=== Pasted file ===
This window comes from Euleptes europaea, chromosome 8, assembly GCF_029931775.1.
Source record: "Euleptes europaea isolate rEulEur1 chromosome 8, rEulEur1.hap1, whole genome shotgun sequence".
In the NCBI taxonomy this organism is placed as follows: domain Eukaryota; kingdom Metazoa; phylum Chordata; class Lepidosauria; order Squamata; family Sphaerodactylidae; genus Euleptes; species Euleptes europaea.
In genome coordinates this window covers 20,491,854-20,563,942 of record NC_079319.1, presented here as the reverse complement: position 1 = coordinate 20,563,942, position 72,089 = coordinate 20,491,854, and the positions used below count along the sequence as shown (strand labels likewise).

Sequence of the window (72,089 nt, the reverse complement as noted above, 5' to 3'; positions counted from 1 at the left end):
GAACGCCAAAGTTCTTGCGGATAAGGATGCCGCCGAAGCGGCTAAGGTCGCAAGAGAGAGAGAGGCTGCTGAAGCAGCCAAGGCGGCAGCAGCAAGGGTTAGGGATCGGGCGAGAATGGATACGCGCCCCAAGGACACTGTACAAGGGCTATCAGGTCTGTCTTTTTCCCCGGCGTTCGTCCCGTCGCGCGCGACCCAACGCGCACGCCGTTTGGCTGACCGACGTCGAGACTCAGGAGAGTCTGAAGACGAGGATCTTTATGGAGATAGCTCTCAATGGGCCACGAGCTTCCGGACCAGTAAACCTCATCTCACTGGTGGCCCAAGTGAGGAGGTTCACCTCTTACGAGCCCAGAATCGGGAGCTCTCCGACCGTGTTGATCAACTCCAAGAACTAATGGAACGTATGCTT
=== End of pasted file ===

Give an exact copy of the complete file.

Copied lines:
This window comes from Euleptes europaea, chromosome 8, assembly GCF_029931775.1.
Source record: "Euleptes europaea isolate rEulEur1 chromosome 8, rEulEur1.hap1, whole genome shotgun sequence".
In the NCBI taxonomy this organism is placed as follows: domain Eukaryota; kingdom Metazoa; phylum Chordata; class Lepidosauria; order Squamata; family Sphaerodactylidae; genus Euleptes; species Euleptes europaea.
In genome coordinates this window covers 20,491,854-20,563,942 of record NC_079319.1, presented here as the reverse complement: position 1 = coordinate 20,563,942, position 72,089 = coordinate 20,491,854, and the positions used below count along the sequence as shown (strand labels likewise).

Sequence of the window (72,089 nt, the reverse complement as noted above, 5' to 3'; positions counted from 1 at the left end):
GAACGCCAAAGTTCTTGCGGATAAGGATGCCGCCGAAGCGGCTAAGGTCGCAAGAGAGAGAGAGGCTGCTGAAGCAGCCAAGGCGGCAGCAGCAAGGGTTAGGGATCGGGCGAGAATGGATACGCGCCCCAAGGACACTGTACAAGGGCTATCAGGTCTGTCTTTTTCCCCGGCGTTCGTCCCGTCGCGCGCGACCCAACGCGCACGCCGTTTGGCTGACCGACGTCGAGACTCAGGAGAGTCTGAAGACGAGGATCTTTATGGAGATAGCTCTCAATGGGCCACGAGCTTCCGGACCAGTAAACCTCATCTCACTGGTGGCCCAAGTGAGGAGGTTCACCTCTTACGAGCCCAGAATCGGGAGCTCTCCGACCGTGTTGATCAACTCCAAGAACTAATGGAACGTATGCTT